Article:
|Publication number||US5227327 A|
|Application number||US 07/819,253|
|Publication date||Jul 13, 1993|
|Filing date||Jan 10, 1992|
|Priority date||Nov 10, 1989|
|Publication number||07819253, 819253, US 5227327 A, US 5227327A, US-A-5227327, US5227327 A, US5227327A|
|Original Assignee||Seiko Epson Corporation|
|Export Citation||BiBTeX, EndNote, RefMan|
|Patent Citations (5), Referenced by (16), Classifications (10), Legal Events (3)|
|External Links: USPTO, USPTO Assignment, Espacenet|
This is a division of application Ser. No. 07/610,620 filed on Nov. 8, 1990, now U. S. Pat. No. 5,121,179.
This invention relates generally to semiconductor integrated circuits and specifically to protecting the gate inputs of metal-insulator-semiconductor (MIS) transistors with a protective resistor connected to ground or a power supply rail, and in particular, to methods of fabricating high resistance value protective resistors when using a self-aligning silicide process.
FIG. 1 illustrates a prior art complementary insulated gate field effect MIS transistor integrated circuit (IC) 10 which is fabricated with a self-aligning silicide process. IC 10 has a p-type well 12 formed on the main surface of an n-type semiconductor substrate 14, a pair of polycide structure gate electrodes 16 and 18, a p-type source/drain region 20 and an n-type source/drain region 22. Region 20 and region 22 are self-aligned by masking the gate electrode 16 and the gate electrode 18. A pair of first type "channel stoppers" 24, which are heavily doped with p-type impurities, are formed in well 12, and are used to prevent MOS parasitics. A pair of second type channel stoppers 26, which are heavily doped with n-type impurities, are formed on substrate 14, and are used to prevent latch-up. Gate electrodes 16 and 18 each comprise a polycrystalline silicon film and a film of a refractory (high melting-point) metal disilicide, such as TiSi2 (titanium disilicide), and are formed on substrate 14 and well 12 over gate insulation films. An n-channel MOS transistor 28 is formed by the gate electrode 18 and region 22 on well 12. A p-channel MOS transistor 30 is formed by the gate electrode 16 and region 20 on substrate 14. A self-aligned silicide process is used to reduce the gate resistance, the contact resistance, and the diffusion resistance. The process overlays regions 20 and 22, and channel stoppers 24 and 26, with titanium or some other refractory metal. A heat treatment is then used to alloy the refractory metal to form a metal disilicide layer.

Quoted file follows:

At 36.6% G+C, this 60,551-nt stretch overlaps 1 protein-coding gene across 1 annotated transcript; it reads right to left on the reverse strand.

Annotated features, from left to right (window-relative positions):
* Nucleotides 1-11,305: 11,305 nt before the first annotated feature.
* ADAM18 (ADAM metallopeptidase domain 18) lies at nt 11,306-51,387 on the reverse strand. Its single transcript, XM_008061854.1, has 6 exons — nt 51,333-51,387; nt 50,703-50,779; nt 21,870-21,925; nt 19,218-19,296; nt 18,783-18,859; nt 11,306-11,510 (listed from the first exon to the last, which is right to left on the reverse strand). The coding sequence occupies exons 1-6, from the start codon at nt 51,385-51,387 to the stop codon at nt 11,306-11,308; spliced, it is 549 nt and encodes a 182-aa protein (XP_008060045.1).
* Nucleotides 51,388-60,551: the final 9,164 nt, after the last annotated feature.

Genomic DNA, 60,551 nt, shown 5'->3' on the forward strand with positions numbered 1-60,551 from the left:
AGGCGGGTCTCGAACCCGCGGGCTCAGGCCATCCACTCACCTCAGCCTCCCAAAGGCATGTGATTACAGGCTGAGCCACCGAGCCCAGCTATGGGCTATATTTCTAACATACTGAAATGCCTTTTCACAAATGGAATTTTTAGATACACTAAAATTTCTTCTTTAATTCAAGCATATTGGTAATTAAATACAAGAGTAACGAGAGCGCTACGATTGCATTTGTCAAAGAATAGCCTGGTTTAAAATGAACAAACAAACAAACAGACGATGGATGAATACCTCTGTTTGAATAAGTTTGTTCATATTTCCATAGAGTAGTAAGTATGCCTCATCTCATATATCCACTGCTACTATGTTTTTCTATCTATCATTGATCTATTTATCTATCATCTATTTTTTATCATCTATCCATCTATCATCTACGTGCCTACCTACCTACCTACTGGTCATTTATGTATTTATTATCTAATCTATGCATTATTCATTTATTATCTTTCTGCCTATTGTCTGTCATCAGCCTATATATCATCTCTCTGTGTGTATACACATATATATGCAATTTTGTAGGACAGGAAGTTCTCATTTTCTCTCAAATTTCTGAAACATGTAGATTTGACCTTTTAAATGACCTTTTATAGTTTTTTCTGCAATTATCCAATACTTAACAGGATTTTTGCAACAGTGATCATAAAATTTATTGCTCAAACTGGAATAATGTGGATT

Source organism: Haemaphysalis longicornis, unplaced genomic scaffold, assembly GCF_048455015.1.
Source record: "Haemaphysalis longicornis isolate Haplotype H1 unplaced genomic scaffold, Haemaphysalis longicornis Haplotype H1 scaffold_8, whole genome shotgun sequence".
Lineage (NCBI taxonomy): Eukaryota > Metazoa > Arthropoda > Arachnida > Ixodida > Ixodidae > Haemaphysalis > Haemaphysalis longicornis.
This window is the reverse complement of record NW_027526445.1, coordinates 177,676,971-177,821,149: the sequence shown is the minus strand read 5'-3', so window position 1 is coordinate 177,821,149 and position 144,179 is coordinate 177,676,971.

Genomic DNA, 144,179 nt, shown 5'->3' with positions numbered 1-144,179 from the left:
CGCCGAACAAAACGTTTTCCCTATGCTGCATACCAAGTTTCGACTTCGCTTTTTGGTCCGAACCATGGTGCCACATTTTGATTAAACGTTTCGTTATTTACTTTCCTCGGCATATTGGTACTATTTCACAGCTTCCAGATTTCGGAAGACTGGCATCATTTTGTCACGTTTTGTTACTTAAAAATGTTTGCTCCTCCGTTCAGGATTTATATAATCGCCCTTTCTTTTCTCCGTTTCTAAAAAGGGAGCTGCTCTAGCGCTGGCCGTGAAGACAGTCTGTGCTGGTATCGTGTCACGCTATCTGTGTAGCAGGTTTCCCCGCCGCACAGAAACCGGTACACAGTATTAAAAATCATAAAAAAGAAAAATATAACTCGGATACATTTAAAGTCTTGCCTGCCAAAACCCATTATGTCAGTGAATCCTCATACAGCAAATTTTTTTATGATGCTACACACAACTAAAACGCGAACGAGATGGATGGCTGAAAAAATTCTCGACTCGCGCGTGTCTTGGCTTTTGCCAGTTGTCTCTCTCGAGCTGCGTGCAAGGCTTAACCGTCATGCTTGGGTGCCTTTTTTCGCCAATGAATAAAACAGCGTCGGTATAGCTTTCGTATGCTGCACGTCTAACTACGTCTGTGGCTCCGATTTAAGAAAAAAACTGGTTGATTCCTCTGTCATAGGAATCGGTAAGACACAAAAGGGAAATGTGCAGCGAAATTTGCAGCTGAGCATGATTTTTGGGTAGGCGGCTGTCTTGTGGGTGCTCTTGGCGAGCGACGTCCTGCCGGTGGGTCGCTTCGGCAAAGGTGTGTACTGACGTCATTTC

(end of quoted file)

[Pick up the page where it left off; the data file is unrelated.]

Input impedances at the gates of MIS transistors 28 and 30 are extremely high in IC 10, due to the insulated gate construction. Unlike a bipolar transistor input, static electric charges are not readily bled off in MIS transistors without some protection means being added. Input clamping diodes are often used to prevent static and power supply glitches from destroying the input of IC 10. Without these precautions, the breakdown voltage of the gate insulation layer can easily be exceeded (thus destroying the device). Diodes are commonly used between each input and both supply rails (VDD and VSS) for the clamping. Alternatively, pull-down or pull-up resistors are used on inputs to bleed-off excessive electrical charges. Transistor 30 has a pull-up resistor 32 that is connected to gate electrode 16 through an aluminum wire 34 and a contact hole 36. Resistor 32 comprises a diffusion region in a part of channel stopper 26 and is connected to VDD through an aluminum wire 40 and a contact hole 42. Transistor 28 has a pull-down resistor 44 that is connected to gate electrode 18 through an aluminum wire 46 and a contact hole 48. Resistor 44 comprises a diffusion region in a part of channel stopper 24 and is connected to VSS through an aluminum wire 50 and a contact hole 52.